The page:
Film Reviews Cat

Pulp Fiction (1994)


The Lives of two hitmen, their boss and his wife, a boxer, and two bandits become intertwined. This results into many surreal violent scenes.

Another masterpiece from Quentin Tarantino. I remember that there were people that complained that there was too much violence in this movie. However, I doubt that such people are able to distinguish between functional violence and violence for the sake of violence. In my opinion every single violent moment in “Pulp Fiction” is functional because it creates this surreal, and intense atmosphere. Moreover, this particular sort of violence is perfectly combined with all the different soundtracks, camera angles, and mise-en-scène. Therefore, if somebody would tell me that “Pulp Fiction” is too violent then my only reply would be: “Did we watch the same movie, or are you unaware that there is such a thing as functional violence?”. Anyway, there will always be people that are unable to watch any sort of violence, and this is ok as long as they understand that it is on them and not the fault of the director. But maybe this was a 1990’s complaint from certain religious groups. 

The plot structure itself is refreshing, and is divided up into four parts. It feels like there are four plot structures that are intertwined, and each one of them has a rise, climax, and resolution. It is a perfectly executed ‘four story combined into one’ kind of a movie. I would even argue that it would be perfectly possible to create a feature film for each of the characters. Because I would love to see these two hitmen do some crazy assignment outside of the current setting. The same is true for all of the other characters because each one feels really well developed. And maybe this is one of the most important elements of “Pulp Fiction”. Yes, it is totally surreal, but everything makes sense within this setting. It is not only the setting, but also the set design that is immensely detailed. In my opinion it is rare to see the combination of a perfect setting, set design, character development, and mise-en-scène. 

But it doesn’t end there because the acting, including that of Quentin Tarantino himself, is spot on. I think that the casting director, and Quentin Tarantino himself, did an awesome job selecting all of the actors. I am pretty sure that Quentin Tarantino already had this entire movie, and every scene thought-out before casting all of the actors.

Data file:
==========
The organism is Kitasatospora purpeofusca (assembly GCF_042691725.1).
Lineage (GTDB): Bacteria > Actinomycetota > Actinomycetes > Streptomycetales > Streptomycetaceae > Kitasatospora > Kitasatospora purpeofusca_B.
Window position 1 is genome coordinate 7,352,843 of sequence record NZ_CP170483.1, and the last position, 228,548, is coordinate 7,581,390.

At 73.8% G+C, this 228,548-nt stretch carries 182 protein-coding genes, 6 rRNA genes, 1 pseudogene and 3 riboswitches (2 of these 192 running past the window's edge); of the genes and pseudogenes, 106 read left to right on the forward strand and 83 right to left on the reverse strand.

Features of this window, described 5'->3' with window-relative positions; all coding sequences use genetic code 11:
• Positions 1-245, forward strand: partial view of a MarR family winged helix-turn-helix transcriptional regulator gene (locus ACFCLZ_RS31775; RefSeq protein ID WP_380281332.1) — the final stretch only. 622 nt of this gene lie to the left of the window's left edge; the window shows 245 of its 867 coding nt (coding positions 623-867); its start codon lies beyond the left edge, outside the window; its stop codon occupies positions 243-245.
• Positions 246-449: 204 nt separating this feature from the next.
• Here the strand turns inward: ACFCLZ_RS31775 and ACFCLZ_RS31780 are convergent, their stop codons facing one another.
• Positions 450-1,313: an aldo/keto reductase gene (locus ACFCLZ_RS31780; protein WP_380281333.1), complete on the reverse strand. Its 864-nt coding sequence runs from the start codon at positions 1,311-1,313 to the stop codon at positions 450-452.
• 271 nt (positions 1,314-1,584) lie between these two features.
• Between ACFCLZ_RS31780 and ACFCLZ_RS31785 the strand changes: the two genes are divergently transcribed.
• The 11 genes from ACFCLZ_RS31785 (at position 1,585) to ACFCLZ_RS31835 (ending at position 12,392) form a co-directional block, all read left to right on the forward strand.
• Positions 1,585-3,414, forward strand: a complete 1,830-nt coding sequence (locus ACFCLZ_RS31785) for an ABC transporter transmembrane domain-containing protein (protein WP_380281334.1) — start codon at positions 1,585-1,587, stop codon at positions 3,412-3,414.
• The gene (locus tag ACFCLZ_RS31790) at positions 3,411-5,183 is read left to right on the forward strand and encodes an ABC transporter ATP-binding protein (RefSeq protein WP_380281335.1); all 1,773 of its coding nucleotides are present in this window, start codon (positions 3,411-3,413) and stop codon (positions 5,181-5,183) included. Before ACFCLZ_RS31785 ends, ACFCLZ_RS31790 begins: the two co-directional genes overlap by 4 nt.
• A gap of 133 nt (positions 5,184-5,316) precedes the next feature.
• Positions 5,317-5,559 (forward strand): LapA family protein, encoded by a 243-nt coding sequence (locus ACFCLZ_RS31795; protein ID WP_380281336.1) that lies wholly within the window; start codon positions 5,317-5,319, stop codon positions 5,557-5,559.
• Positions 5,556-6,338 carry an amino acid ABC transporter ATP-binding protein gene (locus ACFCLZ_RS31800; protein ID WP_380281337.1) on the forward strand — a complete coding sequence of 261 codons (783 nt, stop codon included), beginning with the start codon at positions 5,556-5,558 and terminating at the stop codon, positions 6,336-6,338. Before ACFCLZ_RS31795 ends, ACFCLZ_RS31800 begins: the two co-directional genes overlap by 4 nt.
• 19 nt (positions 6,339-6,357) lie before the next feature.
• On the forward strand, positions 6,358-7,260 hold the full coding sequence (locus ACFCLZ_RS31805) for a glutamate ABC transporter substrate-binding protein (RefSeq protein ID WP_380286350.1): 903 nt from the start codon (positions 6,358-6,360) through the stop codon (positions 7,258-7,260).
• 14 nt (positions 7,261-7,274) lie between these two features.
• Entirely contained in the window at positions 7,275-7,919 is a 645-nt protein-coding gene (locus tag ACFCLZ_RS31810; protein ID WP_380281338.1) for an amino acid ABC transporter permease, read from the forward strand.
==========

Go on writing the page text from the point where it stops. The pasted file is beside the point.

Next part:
The thing that I liked the most was the realism when it came down to the drug scenes. Every camera shot was extremely well focused to the point that you feel part of it. There are not many directors that can give you this specific feeling because it is extremely difficult to accomplish. It is like an intimate moment in which you as the audience witness that someone is overdosing on drugs. The dialogue also really helps to establish this scene as a realistic surreal moment because it is based on real life situations. The words “realistic” and “surreal” sound like a contradiction here but it is not when you watch the O.D-ing scene. The surreal part is the way that the situation is presented (setting, and set design). However, the dialogue, and specific actions keeps everything grounded in reality. Therefore, this is a perfect example of an extremely well balanced scene. And In fact, the entire movie is like this. 

Overall, I really think that “Pulp Fiction” is a perfect movie because technically everything is how it ideally should be. The story itself is highly entertaining, and it doesn’t get old. It is just one of those movies which I will watch at least once every two years. And every time I find something new to like. But this is true for most Tarantino movies because they contain a lot of references to other movies.     

Directed by 

Quentin Tarantino

Writing Credits  

Quentin Tarantino(stories) and
Roger Avary(stories)
Quentin Tarantino(written by)


Tim RothPumpkin
Amanda PlummerHoney Bunny
Laura LovelaceWaitress
John TravoltaVincent Vega
Samuel L. JacksonJules Winnfield
Phil LaMarrMarvin
Frank WhaleyBrett
Burr SteersRoger
Bruce WillisButch Coolidge
Ving RhamesMarsellus Wallace
Paul CalderonPaul
Bronagh GallagherTrudi
Rosanna ArquetteJody
Eric StoltzLance
Uma ThurmanMia Wallace
Jerome Patrick HobanEd Sullivan
Michael GildenPhillip Morris Page
Gary ShorelleRicky Nelson
Susan GriffithsMarilyn Monroe
Eric ClarkJames Dean
Joseph PilatoDean Martin (as Josef Pilato)
Brad BlumenthalJerry Lewis (as Brad Parker)
Steve BuscemiBuddy Holly
Lorelei LeslieMamie Van Doren
Emil Sitka‘Hold Hands You Love Birds’
Brenda HillhouseButch’s Mother
Christopher WalkenCaptain Koons

Leave a Reply

Fill in your details below or click an icon to log in: Logo

You are commenting using your account. Log Out /  Change )

Twitter picture

You are commenting using your Twitter account. Log Out /  Change )

Facebook photo

You are commenting using your Facebook account. Log Out /  Change )

Connecting to %s